Detroit Lions News: Amani Oruwariye deserves a bigger piece of pie

Billy Hardiman-USA TODAY Sports
Billy Hardiman-USA TODAY Sports /

Second-year cornerback Amani Oruwariye continues to be the Detroit Lions’ most reliable option at his position.

The Detroit Lions secondary continued to struggle particularly late in Sunday’s contest with the Washington Football Team, but the second-year corner Amani Oruwariye continues to separate himself from the herd of rostered cornerbacks.

Lions defensive coordinator Cory Undlin recently mentioned that he should have opted to play more man-to-man coverage down the stretch as quarterback Alex Smith started to pick Detroit’s zone coverage apart in the second half of the game.  Washington had been down 21 points, which allowed for the Detroit Lions secondary to relax in their zone coverage, allowing for an abundance of yardage against the secondary but keeping everything in front of them rather than being beat for a big play over the top.

We see this type of philosophy all across the league when teams rush out to a large lead or late in ball games.  Here’s one of the differences, though, usually when a team creates a three-score lead, their offense is confident enough to march down the field after an opponent’s score.  But that wasn’t the case Sunday regarding the Detroit Lions offense.

More from Detroit Jock City

Far too often, we see offensive coordinator Darrell Bevell fall into this conservative trap, predictably running the ball on first and second downs for limited gains leaving for a third and long situation.  In turn, the conservative offense allowed Washington back into the football game.

On Washington’s final drive of the football game Desmond Trufant who struggled all game long, made a play on fourth down and was flagged for pass interference; it was an atrocious call.  The call gave Washington new life rather than sealing a victory for Detroit.  A few plays later, Trufant was again flagged for holding, also giving Smith another opportunity to tie the game later.  If not for Matthew Stafford marching the offense into Matt Prater‘s field goal range, overtime was looking like a real possibility, and that wasn’t a road we’d like to go down seeing how well Washington moved the football in the fourth quarter.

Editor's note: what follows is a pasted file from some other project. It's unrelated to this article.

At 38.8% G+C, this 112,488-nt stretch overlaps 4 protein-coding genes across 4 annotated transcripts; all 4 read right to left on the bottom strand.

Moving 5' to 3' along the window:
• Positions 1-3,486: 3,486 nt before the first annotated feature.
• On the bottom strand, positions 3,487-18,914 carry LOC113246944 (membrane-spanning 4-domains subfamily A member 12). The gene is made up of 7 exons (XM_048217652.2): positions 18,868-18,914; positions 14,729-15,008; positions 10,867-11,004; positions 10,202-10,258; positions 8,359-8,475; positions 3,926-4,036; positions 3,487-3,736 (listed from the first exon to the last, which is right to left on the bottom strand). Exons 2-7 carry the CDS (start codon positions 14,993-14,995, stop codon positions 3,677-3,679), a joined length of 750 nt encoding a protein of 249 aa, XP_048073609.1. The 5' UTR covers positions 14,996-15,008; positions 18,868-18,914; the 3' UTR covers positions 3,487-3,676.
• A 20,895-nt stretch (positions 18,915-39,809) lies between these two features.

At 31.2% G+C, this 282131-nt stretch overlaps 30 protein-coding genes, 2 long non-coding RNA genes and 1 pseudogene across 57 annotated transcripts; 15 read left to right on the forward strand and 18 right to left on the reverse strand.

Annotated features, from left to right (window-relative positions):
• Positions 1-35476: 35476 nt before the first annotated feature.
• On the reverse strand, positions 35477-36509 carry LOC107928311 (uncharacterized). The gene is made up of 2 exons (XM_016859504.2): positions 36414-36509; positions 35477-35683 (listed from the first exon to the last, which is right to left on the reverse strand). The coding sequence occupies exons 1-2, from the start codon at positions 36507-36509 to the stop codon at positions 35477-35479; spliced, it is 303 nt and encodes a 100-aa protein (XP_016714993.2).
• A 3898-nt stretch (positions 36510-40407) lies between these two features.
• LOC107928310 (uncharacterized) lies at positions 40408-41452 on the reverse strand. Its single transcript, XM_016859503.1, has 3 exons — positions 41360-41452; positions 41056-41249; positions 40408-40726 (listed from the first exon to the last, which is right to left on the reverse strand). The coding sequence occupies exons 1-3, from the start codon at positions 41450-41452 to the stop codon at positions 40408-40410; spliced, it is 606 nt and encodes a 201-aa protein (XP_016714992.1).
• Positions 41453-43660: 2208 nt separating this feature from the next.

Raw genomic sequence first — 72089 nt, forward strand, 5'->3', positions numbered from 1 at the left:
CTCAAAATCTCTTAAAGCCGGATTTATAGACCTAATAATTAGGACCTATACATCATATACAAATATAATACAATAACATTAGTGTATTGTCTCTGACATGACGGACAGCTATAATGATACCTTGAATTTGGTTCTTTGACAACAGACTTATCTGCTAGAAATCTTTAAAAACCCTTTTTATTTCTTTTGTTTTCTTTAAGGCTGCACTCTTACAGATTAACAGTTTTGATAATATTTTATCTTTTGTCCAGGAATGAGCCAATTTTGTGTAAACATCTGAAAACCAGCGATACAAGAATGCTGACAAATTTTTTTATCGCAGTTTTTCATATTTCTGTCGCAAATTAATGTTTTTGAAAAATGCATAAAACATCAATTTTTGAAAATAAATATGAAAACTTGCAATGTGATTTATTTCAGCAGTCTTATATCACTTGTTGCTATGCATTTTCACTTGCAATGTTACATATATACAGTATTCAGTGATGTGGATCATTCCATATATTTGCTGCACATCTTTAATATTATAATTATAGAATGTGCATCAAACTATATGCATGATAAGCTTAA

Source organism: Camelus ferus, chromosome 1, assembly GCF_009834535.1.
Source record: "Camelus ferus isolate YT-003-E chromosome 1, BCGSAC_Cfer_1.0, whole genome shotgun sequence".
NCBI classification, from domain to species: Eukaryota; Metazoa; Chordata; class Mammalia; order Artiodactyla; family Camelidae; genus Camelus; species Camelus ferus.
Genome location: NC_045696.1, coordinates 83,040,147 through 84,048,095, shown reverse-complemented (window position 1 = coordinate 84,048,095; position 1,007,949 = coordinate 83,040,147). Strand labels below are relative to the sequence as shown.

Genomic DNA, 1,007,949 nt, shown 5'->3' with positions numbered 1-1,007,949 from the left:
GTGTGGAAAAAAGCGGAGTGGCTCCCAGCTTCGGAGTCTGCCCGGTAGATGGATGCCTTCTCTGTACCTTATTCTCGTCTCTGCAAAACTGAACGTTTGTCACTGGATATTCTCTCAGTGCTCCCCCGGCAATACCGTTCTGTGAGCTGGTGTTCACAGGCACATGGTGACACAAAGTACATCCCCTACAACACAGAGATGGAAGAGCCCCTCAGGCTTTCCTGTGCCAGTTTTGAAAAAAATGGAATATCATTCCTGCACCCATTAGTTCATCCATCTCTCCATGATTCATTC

One bright spot in the Detroit Lions secondary had been Oruwariye.  Amani was targeted five times yielding three catches totaling a mere 36 yards.  It was a performance to be proud of, and also one that should keep the emerging corner on the football field.

Head coach Matt Patricia opted to start rookie Jeff Okudah and veteran Desmond Trufant (both struggling) a week ago, leaving the team’s best corner to come off the bench.  It seemed like a foolish decision at the time, and quite frankly still does.

Cam Sims made two catches with Oruwariye in coverage, both clutch for first downs but only totaled 30 yards.  The other grab was by Isaiah Wright for six yards.

Oruwariye posted a 70.5 rating according to Pro Football Focus (PFF) in Week Ten, the best of all the starting corners. Mike Ford posted a 79.1 rating but only played four snaps. Trufant had been shadowing Terry McLaurin, Washington’s top receiver, and posted an awful 42.3 mark.  Trufant was targeted eight times in coverage and allowed six completions, five of which went for a first down, totaling 90 yards.  Also, don’t forget about those two flags late, albeit one was an awful call.

Okudah recorded a terrible 44.5 grade and allowed three catches on three targets, all three for first downs, totaling 63 yards.

Rather than having Trufant shadow the opponent’s top pass-catcher Undlin and Patricia should consider using Oruwariye to see if he fares any better; he’s earned himself a look.  Okudah’s overall grade in 2020 has settled at an uninspiring 40.1, with Trufant coming in at 41.7; both simply awful.

Next. D’Andre Swift looks great as a three-down back. dark

On the season, Oruwariye has yielded a catch rate of 47.7%, allowing 326 yards on 21 grabs while breaking up five passes.  His overall grade of 56 won’t jump out at you, but he has yet to allow a receiver to earn more than 60 yards in a single game, and he’s only given up 50-plus yards twice this season. Oh, and he’s yet to allow a touchdown.